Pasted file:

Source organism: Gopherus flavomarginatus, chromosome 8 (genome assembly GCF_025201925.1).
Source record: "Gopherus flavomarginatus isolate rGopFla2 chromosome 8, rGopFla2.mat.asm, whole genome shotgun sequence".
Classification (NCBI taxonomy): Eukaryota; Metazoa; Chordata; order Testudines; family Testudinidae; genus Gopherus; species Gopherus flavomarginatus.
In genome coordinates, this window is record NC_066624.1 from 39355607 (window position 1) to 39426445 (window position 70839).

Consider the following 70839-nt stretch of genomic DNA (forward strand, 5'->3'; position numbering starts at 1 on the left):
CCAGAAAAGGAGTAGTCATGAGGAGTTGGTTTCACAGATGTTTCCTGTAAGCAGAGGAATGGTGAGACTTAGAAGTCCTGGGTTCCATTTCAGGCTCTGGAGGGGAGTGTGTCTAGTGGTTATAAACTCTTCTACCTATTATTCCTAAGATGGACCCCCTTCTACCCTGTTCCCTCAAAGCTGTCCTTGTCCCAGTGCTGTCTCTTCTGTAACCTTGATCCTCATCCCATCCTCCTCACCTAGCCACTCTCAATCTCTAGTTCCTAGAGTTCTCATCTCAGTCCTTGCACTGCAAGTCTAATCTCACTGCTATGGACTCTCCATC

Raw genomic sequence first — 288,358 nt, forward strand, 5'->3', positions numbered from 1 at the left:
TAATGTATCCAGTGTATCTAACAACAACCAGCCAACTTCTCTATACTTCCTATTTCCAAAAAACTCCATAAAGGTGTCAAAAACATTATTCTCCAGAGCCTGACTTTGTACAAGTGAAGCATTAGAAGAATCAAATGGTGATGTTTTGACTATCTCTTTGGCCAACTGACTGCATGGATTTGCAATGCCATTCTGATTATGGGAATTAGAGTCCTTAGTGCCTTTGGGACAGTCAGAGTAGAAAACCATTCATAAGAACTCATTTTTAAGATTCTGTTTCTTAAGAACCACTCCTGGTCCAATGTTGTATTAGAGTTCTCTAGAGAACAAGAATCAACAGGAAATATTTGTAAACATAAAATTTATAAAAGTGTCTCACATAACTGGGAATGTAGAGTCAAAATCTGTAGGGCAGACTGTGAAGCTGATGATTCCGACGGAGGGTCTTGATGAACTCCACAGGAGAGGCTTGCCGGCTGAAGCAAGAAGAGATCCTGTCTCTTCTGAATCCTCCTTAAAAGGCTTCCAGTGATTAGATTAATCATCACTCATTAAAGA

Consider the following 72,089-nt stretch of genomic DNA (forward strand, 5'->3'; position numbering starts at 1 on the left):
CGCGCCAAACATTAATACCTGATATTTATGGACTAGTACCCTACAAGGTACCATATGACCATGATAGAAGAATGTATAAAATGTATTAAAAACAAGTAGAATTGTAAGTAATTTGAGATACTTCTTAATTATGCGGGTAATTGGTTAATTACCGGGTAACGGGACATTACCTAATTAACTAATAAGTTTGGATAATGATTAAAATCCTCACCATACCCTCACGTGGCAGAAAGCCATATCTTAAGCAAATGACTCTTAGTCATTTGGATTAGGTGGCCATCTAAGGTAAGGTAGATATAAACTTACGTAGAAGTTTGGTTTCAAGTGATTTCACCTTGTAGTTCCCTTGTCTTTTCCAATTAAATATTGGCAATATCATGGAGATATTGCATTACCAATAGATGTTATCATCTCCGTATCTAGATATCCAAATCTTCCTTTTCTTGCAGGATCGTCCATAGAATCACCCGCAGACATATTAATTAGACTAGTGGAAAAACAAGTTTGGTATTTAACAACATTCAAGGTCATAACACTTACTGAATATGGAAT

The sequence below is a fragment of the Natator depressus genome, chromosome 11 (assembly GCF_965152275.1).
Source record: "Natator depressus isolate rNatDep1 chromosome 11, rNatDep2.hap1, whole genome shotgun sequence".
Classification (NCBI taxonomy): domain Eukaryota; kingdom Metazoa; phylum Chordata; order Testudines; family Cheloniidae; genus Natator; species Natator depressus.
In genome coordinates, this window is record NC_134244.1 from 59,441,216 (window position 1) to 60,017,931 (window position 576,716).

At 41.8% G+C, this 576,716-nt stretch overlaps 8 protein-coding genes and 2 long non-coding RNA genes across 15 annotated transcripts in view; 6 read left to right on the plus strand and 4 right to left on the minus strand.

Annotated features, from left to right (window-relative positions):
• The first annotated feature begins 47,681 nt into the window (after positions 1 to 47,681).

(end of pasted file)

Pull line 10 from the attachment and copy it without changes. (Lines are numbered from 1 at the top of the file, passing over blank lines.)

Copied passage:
CGCGCCAAACATTAATACCTGATATTTATGGACTAGTACCCTACAAGGTACCATATGACCATGATAGAAGAATGTATAAAATGTATTAAAAACAAGTAGAATTGTAAGTAATTTGAGATACTTCTTAATTATGCGGGTAATTGGTTAATTACCGGGTAACGGGACATTACCTAATTAACTAATAAGTTTGGATAATGATTAAAATCCTCACCATACCCTCACGTGGCAGAAAGCCATATCTTAAGCAAATGACTCTTAGTCATTTGGATTAGGTGGCCATCTAAGGTAAGGTAGATATAAACTTACGTAGAAGTTTGGTTTCAAGTGATTTCACCTTGTAGTTCCCTTGTCTTTTCCAATTAAATATTGGCAATATCATGGAGATATTGCATTACCAATAGATGTTATCATCTCCGTATCTAGATATCCAAATCTTCCTTTTCTTGCAGGATCGTCCATAGAATCACCCGCAGACATATTAATTAGACTAGTGGAAAAACAAGTTTGGTATTTAACAACATTCAAGGTCATAACACTTACTGAATATGGAAT